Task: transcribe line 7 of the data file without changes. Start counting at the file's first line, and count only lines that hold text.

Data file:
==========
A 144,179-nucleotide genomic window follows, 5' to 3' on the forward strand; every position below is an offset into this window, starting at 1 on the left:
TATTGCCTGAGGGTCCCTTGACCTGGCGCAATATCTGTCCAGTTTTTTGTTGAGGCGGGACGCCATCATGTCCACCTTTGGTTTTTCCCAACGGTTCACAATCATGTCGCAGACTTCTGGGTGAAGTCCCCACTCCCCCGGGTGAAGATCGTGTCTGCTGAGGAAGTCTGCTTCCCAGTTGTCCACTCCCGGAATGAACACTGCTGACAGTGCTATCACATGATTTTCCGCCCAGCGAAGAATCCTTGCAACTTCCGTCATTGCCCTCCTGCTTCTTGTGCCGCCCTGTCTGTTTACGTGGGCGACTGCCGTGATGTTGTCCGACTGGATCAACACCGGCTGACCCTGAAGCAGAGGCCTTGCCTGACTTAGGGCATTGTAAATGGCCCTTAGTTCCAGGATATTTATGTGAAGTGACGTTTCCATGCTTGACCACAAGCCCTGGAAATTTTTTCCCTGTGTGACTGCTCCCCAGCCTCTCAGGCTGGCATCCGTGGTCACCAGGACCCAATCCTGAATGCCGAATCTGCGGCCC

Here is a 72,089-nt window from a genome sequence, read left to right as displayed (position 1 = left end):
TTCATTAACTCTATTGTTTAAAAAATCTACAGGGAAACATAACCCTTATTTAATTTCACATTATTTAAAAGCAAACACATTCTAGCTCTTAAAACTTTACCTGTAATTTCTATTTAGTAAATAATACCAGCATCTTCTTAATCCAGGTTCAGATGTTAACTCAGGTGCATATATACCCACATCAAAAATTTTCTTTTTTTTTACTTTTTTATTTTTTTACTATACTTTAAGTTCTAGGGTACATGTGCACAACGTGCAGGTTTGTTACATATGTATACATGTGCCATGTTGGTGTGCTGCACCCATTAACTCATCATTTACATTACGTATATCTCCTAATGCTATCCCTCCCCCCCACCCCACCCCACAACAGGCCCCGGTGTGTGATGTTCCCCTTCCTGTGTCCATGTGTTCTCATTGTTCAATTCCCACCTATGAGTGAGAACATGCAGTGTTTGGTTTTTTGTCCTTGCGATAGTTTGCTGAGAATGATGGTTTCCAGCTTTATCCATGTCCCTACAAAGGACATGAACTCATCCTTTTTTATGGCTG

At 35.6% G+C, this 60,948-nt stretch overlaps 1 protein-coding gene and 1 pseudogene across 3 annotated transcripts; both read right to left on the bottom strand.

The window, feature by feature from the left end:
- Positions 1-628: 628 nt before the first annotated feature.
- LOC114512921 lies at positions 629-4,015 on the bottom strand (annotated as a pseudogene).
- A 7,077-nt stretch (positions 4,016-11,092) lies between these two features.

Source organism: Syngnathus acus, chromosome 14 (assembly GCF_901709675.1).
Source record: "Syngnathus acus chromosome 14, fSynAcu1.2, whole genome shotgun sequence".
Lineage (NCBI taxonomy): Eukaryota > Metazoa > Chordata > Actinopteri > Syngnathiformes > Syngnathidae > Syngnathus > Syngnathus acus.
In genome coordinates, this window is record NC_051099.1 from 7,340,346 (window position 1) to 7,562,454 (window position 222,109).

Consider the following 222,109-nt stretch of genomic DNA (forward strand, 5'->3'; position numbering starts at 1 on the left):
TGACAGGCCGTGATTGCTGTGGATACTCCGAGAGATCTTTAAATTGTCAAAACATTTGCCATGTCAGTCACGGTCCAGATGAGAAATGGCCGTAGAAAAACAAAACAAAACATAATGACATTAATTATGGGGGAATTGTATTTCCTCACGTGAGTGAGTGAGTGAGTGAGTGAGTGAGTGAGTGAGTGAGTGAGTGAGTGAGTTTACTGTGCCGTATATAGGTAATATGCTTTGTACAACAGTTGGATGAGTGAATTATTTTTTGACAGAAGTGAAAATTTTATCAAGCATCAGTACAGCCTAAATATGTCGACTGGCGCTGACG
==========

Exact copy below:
- Positions 1-628: 628 nt before the first annotated feature.